But Putin's stern demeanor evokes the Western caricature of a made-for-television KGB bad guy. His endless faux macho stunts over the years invite derision. And the top-heavy structure of governance Putin has cultivated — in which he personally holds a tremendous amount of power — makes investors uneasy. It also results in inherently weak governance structures.

And headlines like "Why Is Vladimir Putin Acting So Crazy?" from Bloomberg Businessweek in August — well before Crimea was a pebble in Putin's shoes — do not help to improve the level of concern among international investors toward the country.

The third piece of the argument says that Russia is not the only emerging market with problems. Yes, the economy is doomed to boom and bust in line with the price of oil. A poor business environment, widespread corruption, and weak rule of law stifle the economy, kill innovation and scare away foreign investors.

But the reality is that other emerging markets are plagued by similar challenges. None of the other BRICS countries — Brazil, India, China and South Africa — are particularly easy places to invest or do business. That is why they are called emerging markets, and not Norway or Switzerland.

Before Ukraine and Crimea entered the center stage of geopolitics — in what Ian Bremmer of political risk consultancy Eurasia Group recently called "the most seismic geopolitical events since 9/11" — there was still hope that Russian stock valuations might increase. Analysts hoped that the fact that central Moscow feels and looks like a European capital — with better-dressed people and more money — could eventually erase images in investors' minds of old men in furry hats saluting missiles on Red Square. If Putin returned to his early 2000s reformist form, investor concerns about him would be assuaged. And eventually, investors would appreciate that corruption and the business environment in Russia are, at worst, comparable to other emerging markets.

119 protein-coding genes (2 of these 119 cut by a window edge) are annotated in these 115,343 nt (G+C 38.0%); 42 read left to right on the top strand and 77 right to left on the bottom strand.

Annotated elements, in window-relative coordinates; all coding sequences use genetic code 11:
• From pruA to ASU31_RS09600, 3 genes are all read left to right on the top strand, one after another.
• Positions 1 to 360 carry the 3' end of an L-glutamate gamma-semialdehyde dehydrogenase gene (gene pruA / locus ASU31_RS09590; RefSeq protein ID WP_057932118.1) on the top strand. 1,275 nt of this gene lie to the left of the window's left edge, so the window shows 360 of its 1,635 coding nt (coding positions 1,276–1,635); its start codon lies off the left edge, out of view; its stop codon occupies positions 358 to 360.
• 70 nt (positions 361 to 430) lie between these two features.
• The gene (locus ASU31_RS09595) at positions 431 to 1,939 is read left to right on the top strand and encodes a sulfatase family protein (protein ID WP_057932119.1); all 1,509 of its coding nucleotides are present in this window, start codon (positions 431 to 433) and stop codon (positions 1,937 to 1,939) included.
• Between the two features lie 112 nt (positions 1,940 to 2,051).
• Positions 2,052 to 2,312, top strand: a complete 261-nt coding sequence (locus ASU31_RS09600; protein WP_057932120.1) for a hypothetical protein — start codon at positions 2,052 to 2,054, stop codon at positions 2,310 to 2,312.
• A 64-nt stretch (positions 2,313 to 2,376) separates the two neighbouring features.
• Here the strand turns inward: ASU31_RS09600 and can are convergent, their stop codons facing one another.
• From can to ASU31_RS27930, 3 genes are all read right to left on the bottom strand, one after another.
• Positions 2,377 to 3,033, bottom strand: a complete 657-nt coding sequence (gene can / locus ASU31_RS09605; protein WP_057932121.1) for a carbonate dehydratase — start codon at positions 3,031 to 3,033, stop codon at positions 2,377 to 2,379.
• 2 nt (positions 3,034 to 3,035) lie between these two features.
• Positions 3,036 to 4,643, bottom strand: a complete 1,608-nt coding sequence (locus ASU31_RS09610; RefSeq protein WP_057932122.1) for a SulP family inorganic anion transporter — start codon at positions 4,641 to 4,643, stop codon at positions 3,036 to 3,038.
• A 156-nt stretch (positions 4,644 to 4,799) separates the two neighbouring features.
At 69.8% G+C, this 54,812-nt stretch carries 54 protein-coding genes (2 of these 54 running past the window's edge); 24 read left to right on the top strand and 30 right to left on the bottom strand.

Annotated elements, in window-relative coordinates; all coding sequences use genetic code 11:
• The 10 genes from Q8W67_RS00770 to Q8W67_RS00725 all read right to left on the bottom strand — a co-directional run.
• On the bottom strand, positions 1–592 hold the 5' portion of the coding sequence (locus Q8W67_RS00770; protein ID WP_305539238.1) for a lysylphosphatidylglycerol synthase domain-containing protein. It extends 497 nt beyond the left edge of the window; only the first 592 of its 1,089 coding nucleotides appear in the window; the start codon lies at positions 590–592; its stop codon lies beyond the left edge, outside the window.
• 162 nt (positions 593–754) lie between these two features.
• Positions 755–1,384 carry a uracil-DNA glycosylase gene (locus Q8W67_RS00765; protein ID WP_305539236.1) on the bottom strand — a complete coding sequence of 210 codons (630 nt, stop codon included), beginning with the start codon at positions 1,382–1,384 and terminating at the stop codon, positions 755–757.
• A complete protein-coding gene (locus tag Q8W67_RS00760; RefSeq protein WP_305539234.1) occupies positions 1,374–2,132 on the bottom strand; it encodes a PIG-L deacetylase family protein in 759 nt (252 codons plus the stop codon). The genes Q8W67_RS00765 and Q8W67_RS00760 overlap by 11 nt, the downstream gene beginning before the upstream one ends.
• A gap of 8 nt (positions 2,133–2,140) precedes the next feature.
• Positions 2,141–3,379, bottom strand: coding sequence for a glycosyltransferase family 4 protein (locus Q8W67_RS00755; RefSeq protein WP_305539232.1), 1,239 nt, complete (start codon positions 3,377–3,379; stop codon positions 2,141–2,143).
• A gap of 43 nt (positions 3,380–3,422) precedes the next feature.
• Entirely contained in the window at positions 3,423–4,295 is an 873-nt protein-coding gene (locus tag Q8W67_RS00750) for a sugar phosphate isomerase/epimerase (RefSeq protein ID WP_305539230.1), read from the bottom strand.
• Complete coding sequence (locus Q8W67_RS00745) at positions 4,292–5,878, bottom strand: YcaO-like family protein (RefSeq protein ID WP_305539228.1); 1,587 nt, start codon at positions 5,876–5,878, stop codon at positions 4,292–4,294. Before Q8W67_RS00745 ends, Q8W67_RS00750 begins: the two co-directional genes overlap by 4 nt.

But the hopes of a re-rating of Russian stocks are officially dead. Russia's Ukrainian adventure has shown that it is not only the rest of the world that still views Russia through a Cold War prism: That is how the Kremlin sees itself. Putin has backed up his theatrically menacing exterior with actual force. He acted like the bad guy because, well, he is a bad guy.

Global investors never really bought the illusion that Russia is just a snowier, bad-food version of China or India, or Brazil — and thus deserving of the higher valuations usually assigned to those markets. Now, investors' doubts have been confirmed.

Today, Russia suffers from low levels of investment and enormous — and rapidly increasing — capital flight. The current crisis will exacerbate the ongoing economic slowdown. Wealth creation — for investors and for millions of Russians — is permanently stunted. And there will not be any fundamental improvement in the perception of Russia for a long time.

Of course, there is a price for everything. Russia's stock market may rebound strongly once the perception of political risk recedes. But Russian shares and assets will remain cheap compared to other markets.

Should you buy Russia?

Perhaps. But keep in mind that the story has changed.

Kim Iskyan, a former Russian securities analyst and hedge fund manager, is the editor of S&A Global Contrarian, an investment advisory focused on out-of-favor markets.

The views expressed in opinion pieces do not necessarily reflect the position of The Moscow Times.